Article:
The other day a few of my friends and I were discussing the realities of life. Rootedness, patience, and attending to the ordinary rhythms of life were at the core of our dialogue. For us, life doesn’t make a whole lot sense unless we’re pursuing the actualization of these words. The call to move into our neighborhoods is one we’ve taken seriously and are becoming more and more aware of the postures and practices needed to follow through with this. In a world where the extraordinary and flashy are sought after and valued, we believe faithfully pursuing the mundane of the everyday is where we will see actual growth.
We firmly believe in things like rootedness, patience, and attending to the ordinary rhythms of life because these are some of the things Jesus firmly believed in. And by “believe in” I don’t mean mental assent alone. Belief is something that is manifested through action. Therefore, if you say you believe something, I should be able to see actual actions and habits to support this. Give me a month of observing you and I’ll tell you what you actually believe. We in the Church have done a grave disservice by assigning mere intellectual affirmation to what it looks like to have faith.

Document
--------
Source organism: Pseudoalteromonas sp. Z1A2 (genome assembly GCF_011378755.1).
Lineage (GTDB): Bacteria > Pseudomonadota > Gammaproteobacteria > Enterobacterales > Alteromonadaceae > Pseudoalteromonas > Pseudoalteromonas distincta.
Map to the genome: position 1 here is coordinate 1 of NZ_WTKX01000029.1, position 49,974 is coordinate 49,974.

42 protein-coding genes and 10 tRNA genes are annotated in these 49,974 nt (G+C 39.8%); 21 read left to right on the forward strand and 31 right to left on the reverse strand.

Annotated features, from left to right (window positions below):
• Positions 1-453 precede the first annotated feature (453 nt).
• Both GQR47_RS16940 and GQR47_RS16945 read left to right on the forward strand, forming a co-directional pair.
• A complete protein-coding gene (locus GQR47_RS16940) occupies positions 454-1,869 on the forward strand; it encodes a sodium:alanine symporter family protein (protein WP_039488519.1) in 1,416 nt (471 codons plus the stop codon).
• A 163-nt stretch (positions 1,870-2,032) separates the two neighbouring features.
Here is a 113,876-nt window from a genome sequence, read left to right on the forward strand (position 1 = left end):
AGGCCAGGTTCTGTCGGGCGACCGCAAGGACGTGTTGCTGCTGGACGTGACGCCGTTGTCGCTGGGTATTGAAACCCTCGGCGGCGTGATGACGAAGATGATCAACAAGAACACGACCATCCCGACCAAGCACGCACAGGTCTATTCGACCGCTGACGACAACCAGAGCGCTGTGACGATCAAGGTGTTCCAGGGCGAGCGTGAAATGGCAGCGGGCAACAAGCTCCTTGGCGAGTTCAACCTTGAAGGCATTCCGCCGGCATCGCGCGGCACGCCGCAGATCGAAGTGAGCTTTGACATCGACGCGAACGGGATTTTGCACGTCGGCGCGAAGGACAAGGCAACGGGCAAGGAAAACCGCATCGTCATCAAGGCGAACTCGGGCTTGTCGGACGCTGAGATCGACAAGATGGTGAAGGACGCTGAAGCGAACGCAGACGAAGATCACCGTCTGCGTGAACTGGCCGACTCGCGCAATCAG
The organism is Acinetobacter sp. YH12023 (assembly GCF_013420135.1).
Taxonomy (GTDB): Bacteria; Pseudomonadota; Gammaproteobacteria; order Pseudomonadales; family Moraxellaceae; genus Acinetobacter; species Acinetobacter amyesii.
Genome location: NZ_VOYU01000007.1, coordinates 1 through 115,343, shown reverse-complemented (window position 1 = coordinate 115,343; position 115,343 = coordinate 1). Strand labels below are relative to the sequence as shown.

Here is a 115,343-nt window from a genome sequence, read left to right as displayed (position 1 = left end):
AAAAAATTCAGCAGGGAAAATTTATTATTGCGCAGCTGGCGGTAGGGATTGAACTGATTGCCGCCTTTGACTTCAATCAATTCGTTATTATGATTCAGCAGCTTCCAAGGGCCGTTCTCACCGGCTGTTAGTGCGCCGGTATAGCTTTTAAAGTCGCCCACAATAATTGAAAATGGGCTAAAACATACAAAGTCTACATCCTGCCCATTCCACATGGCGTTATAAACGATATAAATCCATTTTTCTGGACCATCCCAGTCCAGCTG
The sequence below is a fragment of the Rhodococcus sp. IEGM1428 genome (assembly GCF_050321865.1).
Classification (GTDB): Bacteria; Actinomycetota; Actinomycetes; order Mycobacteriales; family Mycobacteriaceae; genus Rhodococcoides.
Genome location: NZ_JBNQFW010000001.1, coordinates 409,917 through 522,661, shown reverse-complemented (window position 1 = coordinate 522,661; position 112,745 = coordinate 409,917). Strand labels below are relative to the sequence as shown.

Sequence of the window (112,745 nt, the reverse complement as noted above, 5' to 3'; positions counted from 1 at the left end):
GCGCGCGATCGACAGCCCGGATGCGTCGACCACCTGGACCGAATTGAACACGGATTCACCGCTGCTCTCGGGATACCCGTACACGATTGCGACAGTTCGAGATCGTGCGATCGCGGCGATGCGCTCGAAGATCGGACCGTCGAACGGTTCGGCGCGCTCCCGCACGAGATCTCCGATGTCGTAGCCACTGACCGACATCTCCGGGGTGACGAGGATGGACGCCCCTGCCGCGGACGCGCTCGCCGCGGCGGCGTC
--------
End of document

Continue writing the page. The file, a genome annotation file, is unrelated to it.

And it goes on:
Discussing these things in generalities is step one; coming to grips with specifics is step two. So, when my friends asked me what it looks like for Scott Emery to practice contextualized rootedness and patience within the humdrum of everyday life, I had to pause and think for a moment.
Read more at https://scottemery.wordpress.com/2013/08/13/living-the-subversive-life-of-jesus-question-asking-and-community-cultivation/